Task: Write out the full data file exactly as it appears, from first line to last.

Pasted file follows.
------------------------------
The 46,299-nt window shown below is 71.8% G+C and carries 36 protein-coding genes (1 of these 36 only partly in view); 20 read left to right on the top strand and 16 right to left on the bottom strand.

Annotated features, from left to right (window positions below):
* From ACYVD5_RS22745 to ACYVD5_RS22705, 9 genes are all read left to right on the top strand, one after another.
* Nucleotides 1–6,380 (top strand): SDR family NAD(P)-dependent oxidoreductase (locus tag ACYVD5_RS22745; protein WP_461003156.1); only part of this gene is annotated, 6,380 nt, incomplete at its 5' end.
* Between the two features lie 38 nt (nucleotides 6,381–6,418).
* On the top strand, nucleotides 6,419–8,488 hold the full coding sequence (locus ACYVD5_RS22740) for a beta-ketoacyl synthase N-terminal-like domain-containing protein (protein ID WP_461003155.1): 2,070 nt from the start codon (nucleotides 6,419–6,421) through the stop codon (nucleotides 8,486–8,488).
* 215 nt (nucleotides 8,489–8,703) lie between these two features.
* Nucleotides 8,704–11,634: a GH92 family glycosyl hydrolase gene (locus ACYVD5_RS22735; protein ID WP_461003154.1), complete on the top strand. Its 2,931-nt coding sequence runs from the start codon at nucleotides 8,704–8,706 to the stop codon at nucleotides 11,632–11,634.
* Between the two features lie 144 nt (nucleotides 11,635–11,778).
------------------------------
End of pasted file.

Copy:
The 46,299-nt window shown below is 71.8% G+C and carries 36 protein-coding genes (1 of these 36 only partly in view); 20 read left to right on the top strand and 16 right to left on the bottom strand.

Annotated features, from left to right (window positions below):
* From ACYVD5_RS22745 to ACYVD5_RS22705, 9 genes are all read left to right on the top strand, one after another.
* Nucleotides 1–6,380 (top strand): SDR family NAD(P)-dependent oxidoreductase (locus tag ACYVD5_RS22745; protein WP_461003156.1); only part of this gene is annotated, 6,380 nt, incomplete at its 5' end.
* Between the two features lie 38 nt (nucleotides 6,381–6,418).
* On the top strand, nucleotides 6,419–8,488 hold the full coding sequence (locus ACYVD5_RS22740) for a beta-ketoacyl synthase N-terminal-like domain-containing protein (protein ID WP_461003155.1): 2,070 nt from the start codon (nucleotides 6,419–6,421) through the stop codon (nucleotides 8,486–8,488).
* 215 nt (nucleotides 8,489–8,703) lie between these two features.
* Nucleotides 8,704–11,634: a GH92 family glycosyl hydrolase gene (locus ACYVD5_RS22735; protein ID WP_461003154.1), complete on the top strand. Its 2,931-nt coding sequence runs from the start codon at nucleotides 8,704–8,706 to the stop codon at nucleotides 11,632–11,634.
* Between the two features lie 144 nt (nucleotides 11,635–11,778).